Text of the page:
According to the incident report, the workers were on a scaffold when it collapsed for reasons yet to be determined. Fortunately, they were equipped with fall arrest harnesses, and they knew how to operate the protective gear. The harnesses arrested their falls, but it left them suspended approximately 35 feet above the ground.

Fatal workplace accident leads to prison sentence for employer

The Occupational Safety and Health Administration has strict safety standards with which employers in Arizona and other states must comply. Employers who violate those standards put the lives of workers at risk. A victim of a workplace accident is typically eligible for workers' compensation benefits to cover medical expenses and lost wages regardless of who was at fault.

However, if it can be shown that a workplace accident resulted from an employer's gross negligence, criminal charges might be filed. If there is probable cause for criminal charges, there might also be grounds for a civil lawsuit. One such a case followed the 2017 death of a 39-year-old roof worker in another state. OSHA investigators found that the roofing contractor failed to provide the worker with fall protection while he worked on the roof of a three-story building.

When construction workers return to work too soon

It can take weeks, even months to fully recover from a severe physical injury. But, in some circumstances, workers may be back on the job before they can mentally and physically perform their duties.

When construction workers are doing dangerous and physically intensive labor before they are fully healed, it can lead to problems for both the worker and their employer down the road, particularly if the employer is pressuring them to return to work.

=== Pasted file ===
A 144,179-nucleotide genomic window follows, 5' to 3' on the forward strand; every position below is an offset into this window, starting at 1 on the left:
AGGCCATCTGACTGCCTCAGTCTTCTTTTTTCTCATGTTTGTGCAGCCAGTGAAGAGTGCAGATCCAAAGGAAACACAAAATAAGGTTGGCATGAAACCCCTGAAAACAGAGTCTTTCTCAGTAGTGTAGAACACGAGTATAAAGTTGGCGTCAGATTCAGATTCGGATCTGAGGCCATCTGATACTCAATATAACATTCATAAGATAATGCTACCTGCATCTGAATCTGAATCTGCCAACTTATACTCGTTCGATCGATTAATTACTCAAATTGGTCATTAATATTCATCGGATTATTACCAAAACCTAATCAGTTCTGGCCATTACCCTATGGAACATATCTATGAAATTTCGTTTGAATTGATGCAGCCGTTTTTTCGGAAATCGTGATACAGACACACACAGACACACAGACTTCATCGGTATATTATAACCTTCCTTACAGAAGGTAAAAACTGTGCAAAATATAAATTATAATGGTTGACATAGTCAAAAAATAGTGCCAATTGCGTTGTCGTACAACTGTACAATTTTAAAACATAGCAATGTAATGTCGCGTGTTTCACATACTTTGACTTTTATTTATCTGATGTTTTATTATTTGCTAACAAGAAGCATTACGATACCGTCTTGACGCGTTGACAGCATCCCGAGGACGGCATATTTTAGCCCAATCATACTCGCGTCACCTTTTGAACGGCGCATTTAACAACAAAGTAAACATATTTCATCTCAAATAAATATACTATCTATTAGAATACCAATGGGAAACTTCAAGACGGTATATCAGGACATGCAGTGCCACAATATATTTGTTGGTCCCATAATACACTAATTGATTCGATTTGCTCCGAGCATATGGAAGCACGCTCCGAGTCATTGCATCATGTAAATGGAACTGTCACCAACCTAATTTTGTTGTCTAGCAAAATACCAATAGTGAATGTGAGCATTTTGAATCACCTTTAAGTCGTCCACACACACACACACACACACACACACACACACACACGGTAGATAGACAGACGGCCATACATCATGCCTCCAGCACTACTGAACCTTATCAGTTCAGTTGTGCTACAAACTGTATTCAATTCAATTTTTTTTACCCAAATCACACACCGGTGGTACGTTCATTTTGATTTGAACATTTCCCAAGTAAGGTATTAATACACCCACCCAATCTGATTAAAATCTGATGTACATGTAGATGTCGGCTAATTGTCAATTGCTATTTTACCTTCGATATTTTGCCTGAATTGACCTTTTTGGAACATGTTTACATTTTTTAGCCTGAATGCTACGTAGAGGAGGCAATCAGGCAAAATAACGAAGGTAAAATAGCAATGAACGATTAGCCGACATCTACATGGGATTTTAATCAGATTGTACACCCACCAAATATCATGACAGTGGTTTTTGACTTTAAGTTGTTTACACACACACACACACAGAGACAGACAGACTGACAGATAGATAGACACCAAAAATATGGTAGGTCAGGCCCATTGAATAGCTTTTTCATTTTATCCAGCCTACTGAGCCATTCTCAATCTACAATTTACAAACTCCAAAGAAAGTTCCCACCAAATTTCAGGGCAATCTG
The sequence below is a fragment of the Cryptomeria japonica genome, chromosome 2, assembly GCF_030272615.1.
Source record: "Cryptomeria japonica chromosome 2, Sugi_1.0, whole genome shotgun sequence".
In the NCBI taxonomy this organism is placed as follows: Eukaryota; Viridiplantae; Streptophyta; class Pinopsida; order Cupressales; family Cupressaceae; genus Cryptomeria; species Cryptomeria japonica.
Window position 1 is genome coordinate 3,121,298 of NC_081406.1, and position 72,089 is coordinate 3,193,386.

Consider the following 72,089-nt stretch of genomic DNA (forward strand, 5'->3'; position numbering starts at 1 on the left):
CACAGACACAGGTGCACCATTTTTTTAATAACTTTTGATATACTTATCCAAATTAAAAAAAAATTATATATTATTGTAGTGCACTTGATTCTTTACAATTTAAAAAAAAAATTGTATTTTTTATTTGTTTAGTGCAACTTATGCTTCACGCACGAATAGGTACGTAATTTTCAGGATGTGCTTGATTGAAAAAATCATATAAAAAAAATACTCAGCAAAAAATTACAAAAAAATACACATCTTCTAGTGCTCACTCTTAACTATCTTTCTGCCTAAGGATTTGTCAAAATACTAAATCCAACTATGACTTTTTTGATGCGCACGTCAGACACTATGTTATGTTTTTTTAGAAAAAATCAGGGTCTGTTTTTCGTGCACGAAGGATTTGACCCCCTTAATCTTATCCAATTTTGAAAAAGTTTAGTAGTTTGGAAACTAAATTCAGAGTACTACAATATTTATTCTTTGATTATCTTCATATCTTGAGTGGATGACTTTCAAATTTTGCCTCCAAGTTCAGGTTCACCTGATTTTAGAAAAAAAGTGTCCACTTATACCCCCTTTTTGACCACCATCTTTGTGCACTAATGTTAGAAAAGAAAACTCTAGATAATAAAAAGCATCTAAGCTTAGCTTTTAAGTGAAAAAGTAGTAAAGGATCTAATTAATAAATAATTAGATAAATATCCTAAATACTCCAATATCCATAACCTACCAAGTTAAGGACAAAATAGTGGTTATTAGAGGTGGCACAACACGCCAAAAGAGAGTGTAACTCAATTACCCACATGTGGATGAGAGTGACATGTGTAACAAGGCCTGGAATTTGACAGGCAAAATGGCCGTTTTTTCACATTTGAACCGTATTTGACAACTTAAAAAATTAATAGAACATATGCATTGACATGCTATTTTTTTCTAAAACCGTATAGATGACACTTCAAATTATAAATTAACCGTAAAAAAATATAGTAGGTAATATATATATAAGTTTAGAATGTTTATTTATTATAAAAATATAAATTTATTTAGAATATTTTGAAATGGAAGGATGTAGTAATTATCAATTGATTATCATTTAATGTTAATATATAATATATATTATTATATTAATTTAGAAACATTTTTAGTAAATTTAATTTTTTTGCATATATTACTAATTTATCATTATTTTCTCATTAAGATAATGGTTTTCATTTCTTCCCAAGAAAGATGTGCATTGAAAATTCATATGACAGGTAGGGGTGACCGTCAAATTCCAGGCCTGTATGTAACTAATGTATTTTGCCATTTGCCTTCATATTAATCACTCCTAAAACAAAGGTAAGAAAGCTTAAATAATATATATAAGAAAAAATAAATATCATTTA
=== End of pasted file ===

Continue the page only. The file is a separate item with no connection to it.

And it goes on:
Which types of construction jobs are the most dangerous?

If you think cranes, scaffolding and heavy equipment have seemingly been everywhere recently, you’re not imagining it. According to a report from ABC 15, the construction industry in the Phoenix area has been booming. From March 2018-19, the Phoenix area added just under 14,000 construction jobs – and didn’t even fill all openings.

There are many good jobs in construction, and they often pay well. But before you or a loved one takes a gig, it is important to be fully aware of the potential dangers.

Scaffolding remains a major safety hazard in construction

Workers on construction sites in Arizona face an endless list of safety hazards, regardless of the project on which they are working. Safety authorities say that scaffolding violations lead to a significant percentage of all citations issued by the Occupational Safety and Health Administration. Research has also shown that the costs related to scaffolding injuries average over $45,000 each.

OSHA emphasizes scaffolding safety when they do investigations and inspections. The agency requires construction company owners to provide the necessary safety training. Along with hazard training, safety plans must include maintenance and operations related to scaffolds, such as the proper use of fall arrest equipment and how to prevent dropped tool incidents that could injure workers at lower levels.

A torn rotator cuff can cause significant pain and discomfort

Workers in Arizona whose jobs require frequent lifting of heavy objects can suffer shoulder and back injuries with long-term consequences. One of the most painful of these injuries is a torn rotator cuff. The shoulder is a highly complex joint, and few people stop to think about the wide range of movements this joint allows until they suffer such an injury.

Rotator cuff tears can be partial, complete or acute, all of which cause significant pain and discomfort. In some cases, it is a degenerative injury that develops over time with the gradual wear of the shoulder tendons. This type of tear typically affects the dominant arm of a worker after years of repetitive stress on the shoulder joint.

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3839 N 3rd St
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Phoenix, AZ 85012

Phone: 602-237-6265